Three Imaginary Girls

Seattle's Indie-Pop Press – Music Reviews, Film Reviews, and Big Fun

The end of this year’s cinema mega-thon is nigh, and if you’ve slacked on your SIFFage there’s still time to do something about it. Here I present to you seven sure-fire hits that I personally guarantee will provide you some major cinematic enjoyment, all unspooling (digitally) over the next few days.


The Great Museum
{screens June 7 at 2:30pm at the Uptown}
Absorbing year-in-the-life documentary following directors, preservationists, curators, and general staff of Vienna’s Kunsthistorisches Museum during a major renovation and re-brand. The film offers fascinating visual treats aplenty – art and artifacts in various states of exhibition, decomposition, and restoration – with new (old) surprises constantly being unwrapped and unveiled.

La Mia Classe
{North American premiere. Screens June 7 at 8:30pm at the Uptown, and June 8 at 4:30pm at the Harvard}
A group of aspiring Rome-based immigrants take a mandatory Italian language class and encounter shared grief, social integration, and humanity. This is actually a movie about itself – the students are real, the teacher is an actor, and we see fourth-wall ruptures via shot setups and off-script developments that inform the third act. Do see it, and when you find yourself unsure of what’s fiction and what (if anything) is not, don’t worry: it’s all saying the same thing, and the point is a profound one. Director Daniele Gaglianone is scheduled to attend these SIFF screenings, and I wonder if Q&A sparks will fly here like they did in Venice.

Life Feels Good
{screens June 6 at 7pm at the Uptown, June 7 at 10:30am at the Harvard, and June 8 at 6:15pm at Pacific Place}
Dawid Ogrodnik turns in a miraculous, go-for-broke performance as Mateusz, a man with cerebral palsy who yearns to be understood by his family and friends. Advanced-level visual storytelling does an amazing job of conveying the intense frustration that accompanies an inability to make one’s thoughts known – especially when life gives the opposite of what’s hoped for. Marvelously sublime moments throughout make it easy to see why this very sweet film has captured the imaginations of festival audiences around the world.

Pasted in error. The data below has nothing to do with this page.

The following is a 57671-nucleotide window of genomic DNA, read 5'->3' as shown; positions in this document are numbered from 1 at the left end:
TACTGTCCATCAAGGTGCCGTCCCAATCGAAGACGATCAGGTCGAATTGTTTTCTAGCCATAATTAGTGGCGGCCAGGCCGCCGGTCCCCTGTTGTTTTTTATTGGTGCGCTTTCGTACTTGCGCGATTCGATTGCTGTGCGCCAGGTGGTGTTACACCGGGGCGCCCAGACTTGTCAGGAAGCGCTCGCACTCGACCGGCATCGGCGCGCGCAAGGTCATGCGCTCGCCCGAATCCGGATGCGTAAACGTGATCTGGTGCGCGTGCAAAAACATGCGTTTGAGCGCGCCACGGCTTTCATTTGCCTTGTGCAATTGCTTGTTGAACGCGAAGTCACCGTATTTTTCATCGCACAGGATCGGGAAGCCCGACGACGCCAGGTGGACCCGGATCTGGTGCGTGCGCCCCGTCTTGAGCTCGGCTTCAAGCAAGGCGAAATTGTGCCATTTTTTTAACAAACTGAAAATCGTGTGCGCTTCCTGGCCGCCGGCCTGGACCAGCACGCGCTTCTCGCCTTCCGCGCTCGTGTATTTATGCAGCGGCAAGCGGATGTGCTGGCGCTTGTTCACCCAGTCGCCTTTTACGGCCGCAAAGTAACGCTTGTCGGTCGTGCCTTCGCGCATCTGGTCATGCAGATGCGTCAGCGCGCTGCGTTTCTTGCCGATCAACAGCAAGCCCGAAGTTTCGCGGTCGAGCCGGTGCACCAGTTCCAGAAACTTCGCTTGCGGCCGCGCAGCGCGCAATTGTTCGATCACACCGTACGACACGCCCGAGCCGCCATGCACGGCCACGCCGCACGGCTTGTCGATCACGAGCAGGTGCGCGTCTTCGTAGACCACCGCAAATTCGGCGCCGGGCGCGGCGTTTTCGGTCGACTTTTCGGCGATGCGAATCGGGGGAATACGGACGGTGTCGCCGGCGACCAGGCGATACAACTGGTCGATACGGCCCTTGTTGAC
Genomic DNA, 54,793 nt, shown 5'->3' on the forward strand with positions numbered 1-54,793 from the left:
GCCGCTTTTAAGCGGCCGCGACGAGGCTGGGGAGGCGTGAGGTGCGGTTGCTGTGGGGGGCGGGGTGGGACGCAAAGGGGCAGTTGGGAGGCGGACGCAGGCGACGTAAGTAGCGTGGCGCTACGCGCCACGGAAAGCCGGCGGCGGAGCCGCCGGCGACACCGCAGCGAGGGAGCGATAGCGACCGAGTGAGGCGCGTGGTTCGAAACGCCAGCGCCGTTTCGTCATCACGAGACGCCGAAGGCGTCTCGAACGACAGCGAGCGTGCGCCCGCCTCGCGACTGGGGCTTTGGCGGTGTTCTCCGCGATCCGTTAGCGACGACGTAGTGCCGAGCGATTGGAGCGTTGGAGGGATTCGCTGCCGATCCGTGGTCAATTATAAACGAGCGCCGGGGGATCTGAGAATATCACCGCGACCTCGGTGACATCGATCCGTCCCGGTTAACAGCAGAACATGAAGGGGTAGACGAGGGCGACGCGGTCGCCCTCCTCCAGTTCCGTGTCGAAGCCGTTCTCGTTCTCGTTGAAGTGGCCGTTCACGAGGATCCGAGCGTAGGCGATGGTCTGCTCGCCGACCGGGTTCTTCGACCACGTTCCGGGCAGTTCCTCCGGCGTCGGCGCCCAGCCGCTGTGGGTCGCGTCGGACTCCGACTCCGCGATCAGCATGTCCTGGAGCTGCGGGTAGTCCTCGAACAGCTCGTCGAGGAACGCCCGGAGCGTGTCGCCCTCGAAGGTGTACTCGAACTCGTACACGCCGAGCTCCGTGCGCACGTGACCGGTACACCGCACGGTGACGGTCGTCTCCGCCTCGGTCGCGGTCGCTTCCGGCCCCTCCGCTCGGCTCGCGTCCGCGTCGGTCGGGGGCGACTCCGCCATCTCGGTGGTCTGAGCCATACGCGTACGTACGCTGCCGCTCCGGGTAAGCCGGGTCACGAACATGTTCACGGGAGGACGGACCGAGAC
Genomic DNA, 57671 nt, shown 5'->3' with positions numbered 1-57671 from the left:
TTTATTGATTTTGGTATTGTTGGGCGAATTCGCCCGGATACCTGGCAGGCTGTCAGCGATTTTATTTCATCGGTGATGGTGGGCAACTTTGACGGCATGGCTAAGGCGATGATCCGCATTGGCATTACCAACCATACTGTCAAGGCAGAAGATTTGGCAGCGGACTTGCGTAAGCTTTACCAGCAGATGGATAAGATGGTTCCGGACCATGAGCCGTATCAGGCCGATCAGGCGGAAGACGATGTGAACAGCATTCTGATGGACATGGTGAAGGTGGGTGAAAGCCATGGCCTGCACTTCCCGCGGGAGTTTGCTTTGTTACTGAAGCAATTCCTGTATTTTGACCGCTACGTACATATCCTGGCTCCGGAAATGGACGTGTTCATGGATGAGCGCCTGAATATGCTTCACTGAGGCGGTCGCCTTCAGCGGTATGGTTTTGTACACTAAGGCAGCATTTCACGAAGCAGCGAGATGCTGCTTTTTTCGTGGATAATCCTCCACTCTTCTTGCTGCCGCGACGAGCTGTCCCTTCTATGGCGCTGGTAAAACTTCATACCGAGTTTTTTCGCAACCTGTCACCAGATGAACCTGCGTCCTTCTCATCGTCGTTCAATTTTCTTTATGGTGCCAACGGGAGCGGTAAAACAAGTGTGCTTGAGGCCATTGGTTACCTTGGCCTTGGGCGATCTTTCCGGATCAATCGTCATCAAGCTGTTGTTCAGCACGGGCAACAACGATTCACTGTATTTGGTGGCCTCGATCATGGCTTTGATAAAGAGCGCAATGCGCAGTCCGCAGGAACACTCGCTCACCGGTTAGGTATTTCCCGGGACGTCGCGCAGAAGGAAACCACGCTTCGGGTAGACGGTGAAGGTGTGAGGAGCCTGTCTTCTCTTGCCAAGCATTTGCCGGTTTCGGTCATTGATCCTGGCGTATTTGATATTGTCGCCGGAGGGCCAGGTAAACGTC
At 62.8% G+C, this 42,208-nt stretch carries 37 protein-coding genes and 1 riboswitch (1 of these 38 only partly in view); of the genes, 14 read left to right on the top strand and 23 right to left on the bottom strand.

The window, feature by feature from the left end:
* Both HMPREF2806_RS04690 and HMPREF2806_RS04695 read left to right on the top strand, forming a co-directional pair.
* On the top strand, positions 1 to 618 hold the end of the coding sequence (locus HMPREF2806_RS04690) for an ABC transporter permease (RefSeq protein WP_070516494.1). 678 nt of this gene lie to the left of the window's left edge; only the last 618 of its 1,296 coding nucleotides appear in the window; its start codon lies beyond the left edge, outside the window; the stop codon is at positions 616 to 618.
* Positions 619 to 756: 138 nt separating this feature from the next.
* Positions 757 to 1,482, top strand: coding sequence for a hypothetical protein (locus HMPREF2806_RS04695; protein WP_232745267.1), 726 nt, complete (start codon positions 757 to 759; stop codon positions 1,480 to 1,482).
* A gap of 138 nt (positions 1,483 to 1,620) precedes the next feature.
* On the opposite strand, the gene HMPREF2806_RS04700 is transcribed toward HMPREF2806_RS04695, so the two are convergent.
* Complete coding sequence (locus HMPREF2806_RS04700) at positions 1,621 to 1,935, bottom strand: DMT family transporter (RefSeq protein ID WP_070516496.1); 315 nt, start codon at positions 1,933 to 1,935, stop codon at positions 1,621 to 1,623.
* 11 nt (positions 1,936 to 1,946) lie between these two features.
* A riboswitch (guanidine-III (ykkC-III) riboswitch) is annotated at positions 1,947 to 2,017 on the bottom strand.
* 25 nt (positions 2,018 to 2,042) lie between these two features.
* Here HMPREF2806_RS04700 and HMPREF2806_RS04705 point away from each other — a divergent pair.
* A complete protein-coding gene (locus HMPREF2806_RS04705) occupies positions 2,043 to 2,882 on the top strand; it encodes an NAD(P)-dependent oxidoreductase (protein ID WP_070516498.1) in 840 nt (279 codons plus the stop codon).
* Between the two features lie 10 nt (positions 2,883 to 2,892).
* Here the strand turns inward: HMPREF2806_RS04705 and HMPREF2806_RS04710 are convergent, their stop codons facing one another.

The Little House
{screens June 8 at 6pm at the Uptown}
Sweet, sad, nostalgia-rich melodrama based on a popular Japanese novel about a country girl named Taki, her life as a domestic in Tokyo from the late ‘30s to early WWII, and a present-day descendant putting together outlying pieces of her story. Thematically and tonally very similar to Miyazaki’s final film The Wind Rises (both were scored by uber-prolific composer Joe Hisaishi), it’s further evidence that director Joji Yamada has much more up his sleeve than a great Samurai trilogy and Tora-san trash. Another excellent SIFF 2014 endnote option for those not going to Closing Night.

{screens June 5 at 7pm at Pacific Place, and June 6 at 4pm at the Harvard}
Maria Full of Grace‘s Catalina Sandino Moreno is very good here in the role of a deaf, restless farm wife. She’s done the worst job ever covering up an affair with a (hot) nearby gas-station attendant (Kevin Alejandro), and her dairy-farmer husband has been too shortsighted to notice the obvious – until she announces a sixth addition to the brood. This is a quiet, nicely observed film with unexpected moments of alternating gorgeousness and terror; if you’re in the mood for a good feel-bad film, here you go.

To Be Takei
{screens June 6 at 7pm at the Egyptian, and June 7 at 4pm at the Uptown}